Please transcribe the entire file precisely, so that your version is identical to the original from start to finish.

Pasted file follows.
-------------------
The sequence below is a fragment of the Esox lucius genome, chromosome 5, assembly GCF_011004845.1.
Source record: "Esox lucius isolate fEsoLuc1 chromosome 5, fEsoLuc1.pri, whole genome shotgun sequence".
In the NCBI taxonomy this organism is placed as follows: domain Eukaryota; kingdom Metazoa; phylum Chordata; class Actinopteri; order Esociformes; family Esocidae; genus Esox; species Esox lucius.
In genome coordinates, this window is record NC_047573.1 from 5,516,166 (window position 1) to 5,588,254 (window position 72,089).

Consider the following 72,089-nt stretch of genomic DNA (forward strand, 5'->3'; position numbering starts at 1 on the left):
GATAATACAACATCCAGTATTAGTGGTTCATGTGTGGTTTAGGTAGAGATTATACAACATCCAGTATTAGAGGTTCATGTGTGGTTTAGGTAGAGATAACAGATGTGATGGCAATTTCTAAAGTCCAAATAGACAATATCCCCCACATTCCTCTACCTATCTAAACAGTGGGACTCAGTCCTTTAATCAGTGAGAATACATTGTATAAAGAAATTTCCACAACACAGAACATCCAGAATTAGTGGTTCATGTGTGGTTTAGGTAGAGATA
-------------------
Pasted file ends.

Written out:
The sequence below is a fragment of the Esox lucius genome, chromosome 5, assembly GCF_011004845.1.
Source record: "Esox lucius isolate fEsoLuc1 chromosome 5, fEsoLuc1.pri, whole genome shotgun sequence".
In the NCBI taxonomy this organism is placed as follows: domain Eukaryota; kingdom Metazoa; phylum Chordata; class Actinopteri; order Esociformes; family Esocidae; genus Esox; species Esox lucius.
In genome coordinates, this window is record NC_047573.1 from 5,516,166 (window position 1) to 5,588,254 (window position 72,089).

Consider the following 72,089-nt stretch of genomic DNA (forward strand, 5'->3'; position numbering starts at 1 on the left):
GATAATACAACATCCAGTATTAGTGGTTCATGTGTGGTTTAGGTAGAGATTATACAACATCCAGTATTAGAGGTTCATGTGTGGTTTAGGTAGAGATAACAGATGTGATGGCAATTTCTAAAGTCCAAATAGACAATATCCCCCACATTCCTCTACCTATCTAAACAGTGGGACTCAGTCCTTTAATCAGTGAGAATACATTGTATAAAGAAATTTCCACAACACAGAACATCCAGAATTAGTGGTTCATGTGTGGTTTAGGTAGAGATA